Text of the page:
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About the book
  • Published: 17 February 2020
  • ISBN: 9781760641771
  • Imprint: Australian Foreign Affairs
  • Format: Paperback
  • Pages: 128
  • RRP: $26.00

Can We Trust America?: A Superpower in Transition: Australian Foreign Affairs 8


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Can We Trust America? explores the uncertainties for Australia as questions arise about the commitment of its closest ally.

“As the United States needs Australia more, we have the chance – and the obligation – to shape the alliance in our interests. Instead, we have become less questioning and more compliant with each presidential tweet.” MICHAEL WESLEY

The eighth issue of Australian Foreign Affairs examines the changing status of the United States as its dominance in the Asia-Pacific faces challenge from China and its “America First” foreign policy marks a shift away from global engagement.

Can We Trust America? looks at the uncertainties for Australia as questions arise about the commitment of its closest ally.

Michael Wesley calls for an alliance makeover as China’s ambition puts US–Australian ties under strain.

Felicity Ruby delves into the uses and consequences of America’s intelligence and surveillance facilities in Australia.

Brendan Taylor explores how the United States can strengthen its position in a contested Asia.

Kelly Magsamen reports from America on how it can preserve and enhance its role as a great power.

John Blaxland proposes a compact with our Pacific island neighbours.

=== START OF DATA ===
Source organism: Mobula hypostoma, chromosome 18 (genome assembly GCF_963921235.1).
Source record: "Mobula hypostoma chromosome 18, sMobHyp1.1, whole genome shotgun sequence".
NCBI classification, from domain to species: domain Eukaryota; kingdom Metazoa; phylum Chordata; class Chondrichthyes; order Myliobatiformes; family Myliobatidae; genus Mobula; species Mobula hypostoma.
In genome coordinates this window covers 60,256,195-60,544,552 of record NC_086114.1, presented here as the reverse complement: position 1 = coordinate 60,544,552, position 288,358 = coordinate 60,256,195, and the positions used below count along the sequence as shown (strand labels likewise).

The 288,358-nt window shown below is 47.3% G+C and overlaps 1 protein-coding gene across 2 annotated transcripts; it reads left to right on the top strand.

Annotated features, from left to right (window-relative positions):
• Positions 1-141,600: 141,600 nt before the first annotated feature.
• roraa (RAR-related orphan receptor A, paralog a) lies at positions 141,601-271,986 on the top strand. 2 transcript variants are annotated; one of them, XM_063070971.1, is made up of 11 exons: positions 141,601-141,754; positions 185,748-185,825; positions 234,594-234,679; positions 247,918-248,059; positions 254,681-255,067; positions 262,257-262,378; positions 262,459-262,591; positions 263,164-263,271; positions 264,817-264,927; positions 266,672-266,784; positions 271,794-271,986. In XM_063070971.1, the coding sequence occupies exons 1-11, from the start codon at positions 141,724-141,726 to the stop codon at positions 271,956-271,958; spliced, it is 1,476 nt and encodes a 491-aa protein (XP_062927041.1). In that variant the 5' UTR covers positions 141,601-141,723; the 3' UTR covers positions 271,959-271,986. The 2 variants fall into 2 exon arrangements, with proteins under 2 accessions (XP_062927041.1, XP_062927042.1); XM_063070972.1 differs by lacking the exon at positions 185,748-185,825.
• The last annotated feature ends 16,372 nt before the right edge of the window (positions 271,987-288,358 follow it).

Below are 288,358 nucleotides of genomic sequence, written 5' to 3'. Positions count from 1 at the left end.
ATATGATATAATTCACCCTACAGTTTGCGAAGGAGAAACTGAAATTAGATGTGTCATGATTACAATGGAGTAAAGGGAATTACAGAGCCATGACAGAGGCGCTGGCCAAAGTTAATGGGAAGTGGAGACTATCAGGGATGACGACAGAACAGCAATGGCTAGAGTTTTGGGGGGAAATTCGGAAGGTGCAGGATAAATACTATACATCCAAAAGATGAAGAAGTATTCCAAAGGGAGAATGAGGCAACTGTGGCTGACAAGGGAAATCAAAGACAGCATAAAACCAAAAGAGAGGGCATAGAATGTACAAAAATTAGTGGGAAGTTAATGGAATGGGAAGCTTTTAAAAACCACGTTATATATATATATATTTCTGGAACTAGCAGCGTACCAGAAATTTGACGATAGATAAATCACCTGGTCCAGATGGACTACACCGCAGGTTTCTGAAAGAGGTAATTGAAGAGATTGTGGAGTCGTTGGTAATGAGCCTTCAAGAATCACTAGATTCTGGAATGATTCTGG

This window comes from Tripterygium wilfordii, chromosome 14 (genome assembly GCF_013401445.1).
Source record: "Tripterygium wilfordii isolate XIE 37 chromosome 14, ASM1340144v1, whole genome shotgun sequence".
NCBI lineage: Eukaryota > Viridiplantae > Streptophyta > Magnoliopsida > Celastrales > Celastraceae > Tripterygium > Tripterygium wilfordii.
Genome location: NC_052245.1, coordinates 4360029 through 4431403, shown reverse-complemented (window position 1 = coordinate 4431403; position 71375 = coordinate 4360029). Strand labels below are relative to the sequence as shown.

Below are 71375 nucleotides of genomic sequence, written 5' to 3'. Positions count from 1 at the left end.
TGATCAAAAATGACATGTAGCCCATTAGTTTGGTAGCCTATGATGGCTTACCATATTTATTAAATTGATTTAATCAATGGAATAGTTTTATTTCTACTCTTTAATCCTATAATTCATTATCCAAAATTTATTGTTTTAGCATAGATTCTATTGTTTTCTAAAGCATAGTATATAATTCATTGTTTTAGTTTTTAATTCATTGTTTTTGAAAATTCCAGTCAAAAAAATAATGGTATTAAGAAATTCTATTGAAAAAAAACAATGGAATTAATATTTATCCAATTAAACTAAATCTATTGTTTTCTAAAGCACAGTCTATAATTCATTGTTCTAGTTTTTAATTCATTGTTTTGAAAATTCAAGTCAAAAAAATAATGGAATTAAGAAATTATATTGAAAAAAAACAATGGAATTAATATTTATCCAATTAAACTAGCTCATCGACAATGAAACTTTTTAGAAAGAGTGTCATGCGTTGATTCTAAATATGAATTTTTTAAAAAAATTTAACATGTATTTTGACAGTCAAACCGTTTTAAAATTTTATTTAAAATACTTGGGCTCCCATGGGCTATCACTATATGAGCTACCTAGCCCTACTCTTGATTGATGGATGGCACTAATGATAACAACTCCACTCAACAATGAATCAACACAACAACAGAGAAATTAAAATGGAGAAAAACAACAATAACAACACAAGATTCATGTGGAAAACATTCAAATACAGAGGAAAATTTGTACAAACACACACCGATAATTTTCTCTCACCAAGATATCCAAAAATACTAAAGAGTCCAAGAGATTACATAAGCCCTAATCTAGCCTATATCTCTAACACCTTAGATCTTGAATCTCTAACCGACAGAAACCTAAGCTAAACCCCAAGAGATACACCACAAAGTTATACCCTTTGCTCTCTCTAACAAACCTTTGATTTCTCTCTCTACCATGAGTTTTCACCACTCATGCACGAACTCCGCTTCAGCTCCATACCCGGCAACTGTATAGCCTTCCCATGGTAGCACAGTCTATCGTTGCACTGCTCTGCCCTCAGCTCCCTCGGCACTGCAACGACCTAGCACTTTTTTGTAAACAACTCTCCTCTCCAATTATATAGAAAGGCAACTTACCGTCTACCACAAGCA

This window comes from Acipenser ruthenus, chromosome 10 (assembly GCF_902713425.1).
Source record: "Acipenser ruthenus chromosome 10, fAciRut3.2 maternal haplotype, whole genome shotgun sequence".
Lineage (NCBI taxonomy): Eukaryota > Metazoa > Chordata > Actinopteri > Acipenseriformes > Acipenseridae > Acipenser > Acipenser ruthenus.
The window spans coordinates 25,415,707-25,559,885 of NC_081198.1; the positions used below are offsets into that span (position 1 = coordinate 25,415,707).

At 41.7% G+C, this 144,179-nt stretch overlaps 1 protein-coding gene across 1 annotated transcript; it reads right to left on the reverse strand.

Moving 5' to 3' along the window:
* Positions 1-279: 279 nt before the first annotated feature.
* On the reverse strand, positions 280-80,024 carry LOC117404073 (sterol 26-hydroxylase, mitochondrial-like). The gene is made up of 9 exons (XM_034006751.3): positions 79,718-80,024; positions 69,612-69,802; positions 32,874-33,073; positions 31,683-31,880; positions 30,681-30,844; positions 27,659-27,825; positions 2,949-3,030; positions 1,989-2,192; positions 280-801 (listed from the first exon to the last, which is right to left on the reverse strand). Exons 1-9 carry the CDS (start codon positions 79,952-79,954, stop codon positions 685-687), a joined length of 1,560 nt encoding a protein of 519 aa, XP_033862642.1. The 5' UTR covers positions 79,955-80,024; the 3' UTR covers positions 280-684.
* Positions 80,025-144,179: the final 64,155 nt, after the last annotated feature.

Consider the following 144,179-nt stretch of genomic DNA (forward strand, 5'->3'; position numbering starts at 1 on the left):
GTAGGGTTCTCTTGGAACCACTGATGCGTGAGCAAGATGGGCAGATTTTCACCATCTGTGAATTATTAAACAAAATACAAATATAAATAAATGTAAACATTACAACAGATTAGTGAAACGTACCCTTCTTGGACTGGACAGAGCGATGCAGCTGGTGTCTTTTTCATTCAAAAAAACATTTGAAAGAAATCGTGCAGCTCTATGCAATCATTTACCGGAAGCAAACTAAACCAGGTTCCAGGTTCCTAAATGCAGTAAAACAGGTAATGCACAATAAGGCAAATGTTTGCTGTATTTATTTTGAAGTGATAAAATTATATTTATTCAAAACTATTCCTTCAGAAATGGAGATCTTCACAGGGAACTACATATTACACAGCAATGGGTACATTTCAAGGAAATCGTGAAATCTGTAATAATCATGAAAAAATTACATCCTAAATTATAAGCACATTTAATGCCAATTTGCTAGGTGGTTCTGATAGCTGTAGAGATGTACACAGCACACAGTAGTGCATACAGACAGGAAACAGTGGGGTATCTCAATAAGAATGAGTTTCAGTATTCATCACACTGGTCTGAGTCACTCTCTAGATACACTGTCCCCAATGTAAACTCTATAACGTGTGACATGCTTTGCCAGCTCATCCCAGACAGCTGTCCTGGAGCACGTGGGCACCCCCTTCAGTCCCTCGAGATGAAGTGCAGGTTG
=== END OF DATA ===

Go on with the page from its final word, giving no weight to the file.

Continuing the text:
Helen Clark reflects on the role of foreign policy advisers.

Jacinta Carroll probes the making of Australia’s security state.

PLUS Correspondence on AFA7: China Dependence from Luke Gosling, Jane Orton, Alison Broinowski and more.

  • Pub date: 17 February 2020
  • ISBN: 9781760641771
  • Imprint: Australian Foreign Affairs
  • Format: Paperback
  • Pages: 128
  • RRP: $26.00

About the Author

Jonathan Pearlman

Jonathan Pearlman is the editor of Australian Foreign Affairs and is a correspondent for the Telegraph (UK) and the Straits Times (Singapore). He previously worked at the Sydney Morning Herald, covering foreign affairs and politics from Canberra and Sydney. He has worked as a correspondent in the Middle East, as well as covering various international stories, including the 2008 US election and the violence in eastern Congo. His work has appeared in numerous publications, including The Diplomat, Good Weekend, and the Australian Book Review, and he has been a Walkley Award finalist and United Nations Media Award winner. He was born in Sydney and studied at the University of New South Wales and Oxford University.

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